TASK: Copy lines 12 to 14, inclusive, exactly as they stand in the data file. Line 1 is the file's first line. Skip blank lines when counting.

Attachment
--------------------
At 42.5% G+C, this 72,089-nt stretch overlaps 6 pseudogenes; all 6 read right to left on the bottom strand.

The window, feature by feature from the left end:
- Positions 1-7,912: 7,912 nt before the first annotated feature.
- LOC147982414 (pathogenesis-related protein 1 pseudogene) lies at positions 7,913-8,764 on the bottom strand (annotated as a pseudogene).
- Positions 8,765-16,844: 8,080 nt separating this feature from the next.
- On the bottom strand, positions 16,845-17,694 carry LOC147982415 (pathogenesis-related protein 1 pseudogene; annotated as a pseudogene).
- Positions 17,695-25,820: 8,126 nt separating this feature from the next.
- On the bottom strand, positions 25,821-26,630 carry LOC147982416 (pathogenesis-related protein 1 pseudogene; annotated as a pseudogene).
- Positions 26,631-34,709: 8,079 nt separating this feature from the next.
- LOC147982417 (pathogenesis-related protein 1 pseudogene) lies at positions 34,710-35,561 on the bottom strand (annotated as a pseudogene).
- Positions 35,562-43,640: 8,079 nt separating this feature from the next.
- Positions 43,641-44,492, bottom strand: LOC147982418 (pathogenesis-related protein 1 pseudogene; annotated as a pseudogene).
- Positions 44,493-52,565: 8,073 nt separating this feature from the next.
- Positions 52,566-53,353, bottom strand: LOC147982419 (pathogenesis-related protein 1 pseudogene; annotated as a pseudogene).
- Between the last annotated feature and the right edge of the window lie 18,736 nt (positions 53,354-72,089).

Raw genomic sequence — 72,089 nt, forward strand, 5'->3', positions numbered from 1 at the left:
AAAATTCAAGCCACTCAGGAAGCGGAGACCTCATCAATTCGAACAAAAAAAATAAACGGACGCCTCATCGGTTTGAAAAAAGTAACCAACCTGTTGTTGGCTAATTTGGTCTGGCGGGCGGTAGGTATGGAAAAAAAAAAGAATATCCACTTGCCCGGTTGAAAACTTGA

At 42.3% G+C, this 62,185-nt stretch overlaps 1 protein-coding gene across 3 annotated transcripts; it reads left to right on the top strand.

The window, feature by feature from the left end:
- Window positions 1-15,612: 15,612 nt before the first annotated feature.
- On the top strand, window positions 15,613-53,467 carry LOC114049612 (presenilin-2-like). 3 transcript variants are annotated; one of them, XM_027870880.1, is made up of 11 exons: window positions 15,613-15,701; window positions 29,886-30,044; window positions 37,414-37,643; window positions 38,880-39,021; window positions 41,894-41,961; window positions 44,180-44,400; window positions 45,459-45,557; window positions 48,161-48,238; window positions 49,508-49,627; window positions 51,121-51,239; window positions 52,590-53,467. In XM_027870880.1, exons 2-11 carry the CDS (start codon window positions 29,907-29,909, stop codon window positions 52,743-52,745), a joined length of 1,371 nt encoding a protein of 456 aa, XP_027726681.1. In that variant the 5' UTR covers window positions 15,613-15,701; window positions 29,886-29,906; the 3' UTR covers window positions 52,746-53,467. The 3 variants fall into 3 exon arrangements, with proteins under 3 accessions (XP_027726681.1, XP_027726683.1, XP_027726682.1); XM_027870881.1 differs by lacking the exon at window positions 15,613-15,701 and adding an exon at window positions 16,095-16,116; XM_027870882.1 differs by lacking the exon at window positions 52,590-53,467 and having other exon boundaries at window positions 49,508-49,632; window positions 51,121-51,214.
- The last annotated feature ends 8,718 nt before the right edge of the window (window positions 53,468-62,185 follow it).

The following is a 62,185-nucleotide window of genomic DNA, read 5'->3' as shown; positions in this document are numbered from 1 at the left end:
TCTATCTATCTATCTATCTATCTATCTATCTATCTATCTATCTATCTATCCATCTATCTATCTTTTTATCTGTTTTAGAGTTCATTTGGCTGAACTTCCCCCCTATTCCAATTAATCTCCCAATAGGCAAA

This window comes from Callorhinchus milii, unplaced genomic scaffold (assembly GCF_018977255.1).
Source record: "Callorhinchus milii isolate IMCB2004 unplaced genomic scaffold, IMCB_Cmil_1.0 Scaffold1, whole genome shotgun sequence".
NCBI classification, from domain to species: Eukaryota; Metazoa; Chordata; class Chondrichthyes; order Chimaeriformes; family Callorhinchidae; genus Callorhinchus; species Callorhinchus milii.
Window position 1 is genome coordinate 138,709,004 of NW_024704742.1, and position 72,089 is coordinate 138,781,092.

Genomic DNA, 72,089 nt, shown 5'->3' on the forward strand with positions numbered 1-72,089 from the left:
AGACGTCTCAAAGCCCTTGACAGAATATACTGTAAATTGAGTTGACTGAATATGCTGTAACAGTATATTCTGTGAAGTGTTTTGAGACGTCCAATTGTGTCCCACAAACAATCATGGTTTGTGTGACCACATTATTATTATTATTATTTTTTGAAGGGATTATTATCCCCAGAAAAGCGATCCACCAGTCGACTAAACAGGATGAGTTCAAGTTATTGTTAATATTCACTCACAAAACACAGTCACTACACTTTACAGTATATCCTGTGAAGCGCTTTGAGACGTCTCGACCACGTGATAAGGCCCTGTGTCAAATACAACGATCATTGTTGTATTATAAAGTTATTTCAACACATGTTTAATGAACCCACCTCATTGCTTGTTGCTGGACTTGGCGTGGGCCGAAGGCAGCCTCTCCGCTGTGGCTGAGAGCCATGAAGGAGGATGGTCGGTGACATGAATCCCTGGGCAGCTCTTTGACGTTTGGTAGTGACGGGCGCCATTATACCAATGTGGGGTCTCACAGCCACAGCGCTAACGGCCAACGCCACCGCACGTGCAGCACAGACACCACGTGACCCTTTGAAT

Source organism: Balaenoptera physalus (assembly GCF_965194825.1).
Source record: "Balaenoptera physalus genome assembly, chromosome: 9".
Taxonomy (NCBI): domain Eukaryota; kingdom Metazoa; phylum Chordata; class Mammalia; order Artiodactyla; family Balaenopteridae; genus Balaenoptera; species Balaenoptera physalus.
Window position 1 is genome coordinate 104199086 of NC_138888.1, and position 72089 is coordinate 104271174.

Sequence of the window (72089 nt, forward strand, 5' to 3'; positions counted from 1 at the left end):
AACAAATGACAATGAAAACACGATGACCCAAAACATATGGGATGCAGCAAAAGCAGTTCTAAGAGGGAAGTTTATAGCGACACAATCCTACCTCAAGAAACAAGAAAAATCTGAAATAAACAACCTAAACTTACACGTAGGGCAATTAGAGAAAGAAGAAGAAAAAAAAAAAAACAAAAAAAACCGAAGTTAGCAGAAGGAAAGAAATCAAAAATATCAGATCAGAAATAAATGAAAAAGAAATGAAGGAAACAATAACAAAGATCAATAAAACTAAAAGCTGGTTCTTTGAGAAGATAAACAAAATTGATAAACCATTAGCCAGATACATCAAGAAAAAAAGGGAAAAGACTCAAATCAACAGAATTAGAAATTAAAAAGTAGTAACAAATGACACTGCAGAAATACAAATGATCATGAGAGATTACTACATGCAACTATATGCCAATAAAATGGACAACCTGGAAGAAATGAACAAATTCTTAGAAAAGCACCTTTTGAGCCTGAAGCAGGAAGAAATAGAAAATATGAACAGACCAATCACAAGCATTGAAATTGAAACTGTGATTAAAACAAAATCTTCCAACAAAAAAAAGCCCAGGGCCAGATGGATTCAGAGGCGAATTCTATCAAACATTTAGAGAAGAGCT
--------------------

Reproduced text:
- Positions 43,641-44,492, bottom strand: LOC147982418 (pathogenesis-related protein 1 pseudogene; annotated as a pseudogene).
- Positions 44,493-52,565: 8,073 nt separating this feature from the next.
- Positions 52,566-53,353, bottom strand: LOC147982419 (pathogenesis-related protein 1 pseudogene; annotated as a pseudogene).